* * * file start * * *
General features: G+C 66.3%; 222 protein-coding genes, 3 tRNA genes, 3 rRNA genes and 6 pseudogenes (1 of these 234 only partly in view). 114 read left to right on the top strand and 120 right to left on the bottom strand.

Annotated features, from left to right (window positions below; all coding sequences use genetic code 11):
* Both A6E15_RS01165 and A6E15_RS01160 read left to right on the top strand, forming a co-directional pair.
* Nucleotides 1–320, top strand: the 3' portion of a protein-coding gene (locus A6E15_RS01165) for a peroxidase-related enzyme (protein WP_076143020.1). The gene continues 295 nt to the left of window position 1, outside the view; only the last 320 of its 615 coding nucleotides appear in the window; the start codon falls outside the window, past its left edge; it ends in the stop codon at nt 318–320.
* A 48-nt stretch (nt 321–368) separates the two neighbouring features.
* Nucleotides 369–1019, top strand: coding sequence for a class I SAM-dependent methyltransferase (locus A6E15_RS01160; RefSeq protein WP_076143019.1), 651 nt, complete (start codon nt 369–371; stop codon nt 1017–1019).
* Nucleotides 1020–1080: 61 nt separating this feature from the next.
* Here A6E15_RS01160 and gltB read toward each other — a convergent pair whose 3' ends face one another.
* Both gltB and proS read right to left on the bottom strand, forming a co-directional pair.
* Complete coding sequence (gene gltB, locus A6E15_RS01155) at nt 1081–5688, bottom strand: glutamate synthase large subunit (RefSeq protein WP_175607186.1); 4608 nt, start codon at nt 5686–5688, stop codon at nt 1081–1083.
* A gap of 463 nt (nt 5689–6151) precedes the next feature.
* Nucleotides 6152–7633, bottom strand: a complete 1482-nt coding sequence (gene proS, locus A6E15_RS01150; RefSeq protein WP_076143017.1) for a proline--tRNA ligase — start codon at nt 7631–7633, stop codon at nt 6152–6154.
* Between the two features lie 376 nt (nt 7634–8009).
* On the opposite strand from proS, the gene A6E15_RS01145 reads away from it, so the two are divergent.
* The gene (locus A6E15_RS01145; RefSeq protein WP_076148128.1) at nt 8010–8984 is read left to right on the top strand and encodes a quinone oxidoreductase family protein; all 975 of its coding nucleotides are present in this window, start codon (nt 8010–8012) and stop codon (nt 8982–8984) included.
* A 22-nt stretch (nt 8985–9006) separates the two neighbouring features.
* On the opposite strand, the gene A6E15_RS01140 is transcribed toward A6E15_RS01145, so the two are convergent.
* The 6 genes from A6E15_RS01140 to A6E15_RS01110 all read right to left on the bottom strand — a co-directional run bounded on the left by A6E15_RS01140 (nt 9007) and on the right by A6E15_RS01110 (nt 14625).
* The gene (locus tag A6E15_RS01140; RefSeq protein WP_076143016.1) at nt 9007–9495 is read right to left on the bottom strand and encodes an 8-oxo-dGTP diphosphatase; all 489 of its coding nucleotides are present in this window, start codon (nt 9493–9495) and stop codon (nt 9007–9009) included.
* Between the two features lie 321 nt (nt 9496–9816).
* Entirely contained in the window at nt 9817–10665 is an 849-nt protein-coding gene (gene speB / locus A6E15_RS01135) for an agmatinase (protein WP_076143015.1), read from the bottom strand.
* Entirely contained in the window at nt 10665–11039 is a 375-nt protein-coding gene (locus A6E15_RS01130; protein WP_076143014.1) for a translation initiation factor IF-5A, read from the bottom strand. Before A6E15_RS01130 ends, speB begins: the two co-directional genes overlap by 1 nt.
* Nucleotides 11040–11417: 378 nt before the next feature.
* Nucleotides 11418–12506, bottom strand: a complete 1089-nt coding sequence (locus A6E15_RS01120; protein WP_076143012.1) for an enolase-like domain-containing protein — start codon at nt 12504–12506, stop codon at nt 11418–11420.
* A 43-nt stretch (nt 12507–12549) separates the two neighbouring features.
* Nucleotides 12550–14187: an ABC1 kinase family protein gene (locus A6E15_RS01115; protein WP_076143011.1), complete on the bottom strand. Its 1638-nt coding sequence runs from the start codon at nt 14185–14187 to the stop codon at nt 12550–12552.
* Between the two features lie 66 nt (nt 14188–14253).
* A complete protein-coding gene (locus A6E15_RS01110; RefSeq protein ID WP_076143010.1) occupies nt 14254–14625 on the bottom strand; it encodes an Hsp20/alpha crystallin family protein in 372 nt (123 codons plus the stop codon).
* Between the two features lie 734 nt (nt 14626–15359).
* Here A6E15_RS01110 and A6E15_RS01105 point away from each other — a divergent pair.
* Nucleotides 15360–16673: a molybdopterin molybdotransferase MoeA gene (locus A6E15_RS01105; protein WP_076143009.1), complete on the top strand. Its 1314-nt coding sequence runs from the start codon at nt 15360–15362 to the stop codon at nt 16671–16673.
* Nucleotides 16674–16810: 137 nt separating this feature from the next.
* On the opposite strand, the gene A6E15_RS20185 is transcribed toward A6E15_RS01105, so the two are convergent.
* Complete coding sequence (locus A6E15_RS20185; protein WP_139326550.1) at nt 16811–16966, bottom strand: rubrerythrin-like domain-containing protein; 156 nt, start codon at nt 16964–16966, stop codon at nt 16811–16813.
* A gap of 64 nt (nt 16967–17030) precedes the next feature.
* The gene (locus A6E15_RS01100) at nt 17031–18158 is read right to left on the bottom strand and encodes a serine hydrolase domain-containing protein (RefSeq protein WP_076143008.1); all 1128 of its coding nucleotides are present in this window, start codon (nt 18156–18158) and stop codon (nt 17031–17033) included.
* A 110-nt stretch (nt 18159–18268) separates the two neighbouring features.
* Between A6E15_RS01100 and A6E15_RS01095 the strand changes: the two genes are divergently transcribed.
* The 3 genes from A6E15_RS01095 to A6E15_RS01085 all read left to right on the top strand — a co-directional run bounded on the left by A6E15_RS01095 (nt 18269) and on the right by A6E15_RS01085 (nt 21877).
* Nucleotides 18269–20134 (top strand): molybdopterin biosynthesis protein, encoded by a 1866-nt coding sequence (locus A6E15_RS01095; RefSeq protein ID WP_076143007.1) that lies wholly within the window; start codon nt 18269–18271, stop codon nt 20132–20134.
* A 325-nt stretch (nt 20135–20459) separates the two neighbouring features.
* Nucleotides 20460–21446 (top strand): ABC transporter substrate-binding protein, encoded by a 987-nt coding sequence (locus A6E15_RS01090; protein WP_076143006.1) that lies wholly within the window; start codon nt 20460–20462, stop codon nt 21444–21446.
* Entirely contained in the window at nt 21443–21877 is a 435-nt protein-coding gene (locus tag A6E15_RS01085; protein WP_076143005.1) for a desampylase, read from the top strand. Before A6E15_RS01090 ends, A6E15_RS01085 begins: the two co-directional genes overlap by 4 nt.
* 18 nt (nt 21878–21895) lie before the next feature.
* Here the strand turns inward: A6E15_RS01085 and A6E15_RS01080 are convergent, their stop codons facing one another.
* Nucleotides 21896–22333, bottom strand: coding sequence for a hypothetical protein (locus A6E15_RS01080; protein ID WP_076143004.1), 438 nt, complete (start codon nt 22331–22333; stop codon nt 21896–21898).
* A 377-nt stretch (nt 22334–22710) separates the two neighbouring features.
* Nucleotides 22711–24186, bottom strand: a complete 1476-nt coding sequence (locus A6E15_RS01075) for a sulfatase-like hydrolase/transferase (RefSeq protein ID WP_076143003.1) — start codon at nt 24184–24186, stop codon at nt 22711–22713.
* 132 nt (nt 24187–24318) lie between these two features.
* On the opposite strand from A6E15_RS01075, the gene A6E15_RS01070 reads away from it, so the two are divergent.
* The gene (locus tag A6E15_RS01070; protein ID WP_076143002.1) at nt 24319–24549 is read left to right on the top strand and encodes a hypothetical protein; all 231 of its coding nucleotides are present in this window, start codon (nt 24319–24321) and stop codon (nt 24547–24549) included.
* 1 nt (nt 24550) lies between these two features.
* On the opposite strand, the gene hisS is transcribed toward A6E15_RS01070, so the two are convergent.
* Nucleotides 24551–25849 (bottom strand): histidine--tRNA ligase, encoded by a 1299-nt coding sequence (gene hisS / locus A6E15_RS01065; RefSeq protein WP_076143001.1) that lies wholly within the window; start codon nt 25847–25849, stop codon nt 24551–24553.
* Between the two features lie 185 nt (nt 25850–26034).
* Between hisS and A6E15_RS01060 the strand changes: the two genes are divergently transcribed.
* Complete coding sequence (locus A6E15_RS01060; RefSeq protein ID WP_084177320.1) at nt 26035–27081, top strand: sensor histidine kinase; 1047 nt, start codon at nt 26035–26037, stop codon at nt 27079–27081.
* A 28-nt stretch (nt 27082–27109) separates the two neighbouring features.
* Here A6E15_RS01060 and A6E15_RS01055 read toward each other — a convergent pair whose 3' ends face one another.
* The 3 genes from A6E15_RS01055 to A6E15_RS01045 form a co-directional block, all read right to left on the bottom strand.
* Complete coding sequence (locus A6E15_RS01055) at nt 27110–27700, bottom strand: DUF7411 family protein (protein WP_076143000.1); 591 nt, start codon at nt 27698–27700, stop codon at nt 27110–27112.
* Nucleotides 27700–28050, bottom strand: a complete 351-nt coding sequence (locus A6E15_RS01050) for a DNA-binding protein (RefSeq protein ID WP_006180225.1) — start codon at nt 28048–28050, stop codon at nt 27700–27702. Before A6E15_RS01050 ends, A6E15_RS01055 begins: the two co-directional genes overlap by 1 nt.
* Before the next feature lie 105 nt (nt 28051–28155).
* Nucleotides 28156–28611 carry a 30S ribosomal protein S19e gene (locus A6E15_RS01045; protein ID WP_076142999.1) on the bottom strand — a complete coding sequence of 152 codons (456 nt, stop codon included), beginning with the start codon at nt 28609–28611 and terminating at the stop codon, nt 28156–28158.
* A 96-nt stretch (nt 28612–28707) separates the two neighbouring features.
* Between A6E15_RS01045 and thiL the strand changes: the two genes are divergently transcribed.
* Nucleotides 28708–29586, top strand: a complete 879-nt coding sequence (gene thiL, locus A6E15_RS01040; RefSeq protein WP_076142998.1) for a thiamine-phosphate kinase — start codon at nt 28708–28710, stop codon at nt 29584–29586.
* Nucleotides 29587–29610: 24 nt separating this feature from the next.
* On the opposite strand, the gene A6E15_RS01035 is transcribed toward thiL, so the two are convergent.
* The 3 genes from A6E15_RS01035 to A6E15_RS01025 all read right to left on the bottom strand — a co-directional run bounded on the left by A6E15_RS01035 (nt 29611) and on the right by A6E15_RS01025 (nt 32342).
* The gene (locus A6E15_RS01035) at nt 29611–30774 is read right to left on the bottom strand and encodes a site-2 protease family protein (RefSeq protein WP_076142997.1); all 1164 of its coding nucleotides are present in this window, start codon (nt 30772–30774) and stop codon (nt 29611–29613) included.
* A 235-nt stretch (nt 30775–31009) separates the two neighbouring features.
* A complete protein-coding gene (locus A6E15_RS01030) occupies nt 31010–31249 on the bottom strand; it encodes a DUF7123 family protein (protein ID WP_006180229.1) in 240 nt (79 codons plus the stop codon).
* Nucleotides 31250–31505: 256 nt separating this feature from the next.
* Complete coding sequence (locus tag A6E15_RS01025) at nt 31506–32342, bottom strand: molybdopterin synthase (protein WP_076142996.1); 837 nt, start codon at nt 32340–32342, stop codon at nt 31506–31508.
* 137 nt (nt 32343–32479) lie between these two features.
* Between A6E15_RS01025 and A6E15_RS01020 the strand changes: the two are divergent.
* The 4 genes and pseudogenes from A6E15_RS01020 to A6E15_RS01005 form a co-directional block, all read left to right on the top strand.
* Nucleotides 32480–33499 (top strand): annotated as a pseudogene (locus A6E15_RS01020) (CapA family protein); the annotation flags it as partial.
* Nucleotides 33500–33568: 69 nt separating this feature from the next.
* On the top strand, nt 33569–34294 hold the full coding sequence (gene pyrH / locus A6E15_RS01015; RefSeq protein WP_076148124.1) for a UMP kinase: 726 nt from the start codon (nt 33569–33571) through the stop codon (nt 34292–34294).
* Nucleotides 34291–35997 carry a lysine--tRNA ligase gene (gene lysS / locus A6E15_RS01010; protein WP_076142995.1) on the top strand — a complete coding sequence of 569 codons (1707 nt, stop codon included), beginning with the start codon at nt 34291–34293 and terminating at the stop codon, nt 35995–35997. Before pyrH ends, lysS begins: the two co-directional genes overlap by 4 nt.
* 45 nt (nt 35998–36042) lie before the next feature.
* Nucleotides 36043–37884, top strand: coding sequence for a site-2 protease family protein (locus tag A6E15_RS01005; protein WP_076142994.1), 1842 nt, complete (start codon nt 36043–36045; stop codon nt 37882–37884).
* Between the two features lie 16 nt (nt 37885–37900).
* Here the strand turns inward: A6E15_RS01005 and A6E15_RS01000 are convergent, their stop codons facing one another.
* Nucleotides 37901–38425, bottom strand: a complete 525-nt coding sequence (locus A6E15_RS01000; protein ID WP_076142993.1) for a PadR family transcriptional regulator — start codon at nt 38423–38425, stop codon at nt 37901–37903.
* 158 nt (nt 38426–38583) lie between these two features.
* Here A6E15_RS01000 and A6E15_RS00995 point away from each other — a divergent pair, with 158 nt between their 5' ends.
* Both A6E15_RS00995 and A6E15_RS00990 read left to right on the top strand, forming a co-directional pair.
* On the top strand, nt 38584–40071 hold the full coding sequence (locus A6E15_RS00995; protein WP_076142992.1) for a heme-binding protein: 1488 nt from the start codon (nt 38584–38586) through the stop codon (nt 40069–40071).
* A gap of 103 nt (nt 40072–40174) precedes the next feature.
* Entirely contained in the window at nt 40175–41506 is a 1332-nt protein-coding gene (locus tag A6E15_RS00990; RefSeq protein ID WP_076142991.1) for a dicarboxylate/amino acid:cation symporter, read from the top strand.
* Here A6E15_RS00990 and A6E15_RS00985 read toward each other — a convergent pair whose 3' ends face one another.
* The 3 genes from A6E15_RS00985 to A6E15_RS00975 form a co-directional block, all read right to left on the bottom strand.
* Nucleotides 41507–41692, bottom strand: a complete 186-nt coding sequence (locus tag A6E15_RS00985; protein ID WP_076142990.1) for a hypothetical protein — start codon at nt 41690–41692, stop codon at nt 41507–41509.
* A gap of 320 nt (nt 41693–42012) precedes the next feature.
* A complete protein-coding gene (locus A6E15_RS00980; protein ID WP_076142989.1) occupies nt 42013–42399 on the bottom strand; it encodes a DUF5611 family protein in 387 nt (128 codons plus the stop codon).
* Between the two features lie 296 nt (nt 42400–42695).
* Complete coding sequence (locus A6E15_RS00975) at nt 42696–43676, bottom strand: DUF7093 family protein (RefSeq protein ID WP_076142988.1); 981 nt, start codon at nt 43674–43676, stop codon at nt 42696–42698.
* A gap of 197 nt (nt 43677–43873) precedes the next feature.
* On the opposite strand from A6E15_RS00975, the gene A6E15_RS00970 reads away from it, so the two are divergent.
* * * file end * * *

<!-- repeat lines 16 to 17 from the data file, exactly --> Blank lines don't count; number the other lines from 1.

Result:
* A 22-nt stretch (nt 8985–9006) separates the two neighbouring features.
* On the opposite strand, the gene A6E15_RS01140 is transcribed toward A6E15_RS01145, so the two are convergent.